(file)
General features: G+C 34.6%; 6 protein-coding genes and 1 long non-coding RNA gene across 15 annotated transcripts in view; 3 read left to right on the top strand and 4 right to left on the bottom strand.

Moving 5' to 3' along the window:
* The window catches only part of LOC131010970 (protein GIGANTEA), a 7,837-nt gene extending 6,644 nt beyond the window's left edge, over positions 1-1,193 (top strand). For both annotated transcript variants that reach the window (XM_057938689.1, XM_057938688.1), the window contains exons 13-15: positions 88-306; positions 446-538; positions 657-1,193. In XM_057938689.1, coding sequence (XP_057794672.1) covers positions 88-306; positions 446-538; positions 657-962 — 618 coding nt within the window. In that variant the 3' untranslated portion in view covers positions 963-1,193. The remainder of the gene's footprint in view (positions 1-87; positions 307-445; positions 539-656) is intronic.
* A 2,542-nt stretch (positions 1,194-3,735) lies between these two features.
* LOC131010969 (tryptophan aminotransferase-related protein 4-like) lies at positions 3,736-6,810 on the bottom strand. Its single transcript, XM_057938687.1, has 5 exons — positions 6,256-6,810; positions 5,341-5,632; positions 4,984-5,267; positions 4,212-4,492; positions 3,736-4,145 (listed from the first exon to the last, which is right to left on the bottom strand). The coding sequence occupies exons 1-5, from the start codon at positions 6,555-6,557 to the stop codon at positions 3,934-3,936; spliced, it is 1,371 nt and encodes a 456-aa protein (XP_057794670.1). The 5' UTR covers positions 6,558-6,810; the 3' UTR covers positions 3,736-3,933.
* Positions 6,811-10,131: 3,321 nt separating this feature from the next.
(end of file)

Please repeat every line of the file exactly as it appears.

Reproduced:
General features: G+C 34.6%; 6 protein-coding genes and 1 long non-coding RNA gene across 15 annotated transcripts in view; 3 read left to right on the top strand and 4 right to left on the bottom strand.

Moving 5' to 3' along the window:
* The window catches only part of LOC131010970 (protein GIGANTEA), a 7,837-nt gene extending 6,644 nt beyond the window's left edge, over positions 1-1,193 (top strand). For both annotated transcript variants that reach the window (XM_057938689.1, XM_057938688.1), the window contains exons 13-15: positions 88-306; positions 446-538; positions 657-1,193. In XM_057938689.1, coding sequence (XP_057794672.1) covers positions 88-306; positions 446-538; positions 657-962 — 618 coding nt within the window. In that variant the 3' untranslated portion in view covers positions 963-1,193. The remainder of the gene's footprint in view (positions 1-87; positions 307-445; positions 539-656) is intronic.
* A 2,542-nt stretch (positions 1,194-3,735) lies between these two features.
* LOC131010969 (tryptophan aminotransferase-related protein 4-like) lies at positions 3,736-6,810 on the bottom strand. Its single transcript, XM_057938687.1, has 5 exons — positions 6,256-6,810; positions 5,341-5,632; positions 4,984-5,267; positions 4,212-4,492; positions 3,736-4,145 (listed from the first exon to the last, which is right to left on the bottom strand). The coding sequence occupies exons 1-5, from the start codon at positions 6,555-6,557 to the stop codon at positions 3,934-3,936; spliced, it is 1,371 nt and encodes a 456-aa protein (XP_057794670.1). The 5' UTR covers positions 6,558-6,810; the 3' UTR covers positions 3,736-3,933.
* Positions 6,811-10,131: 3,321 nt separating this feature from the next.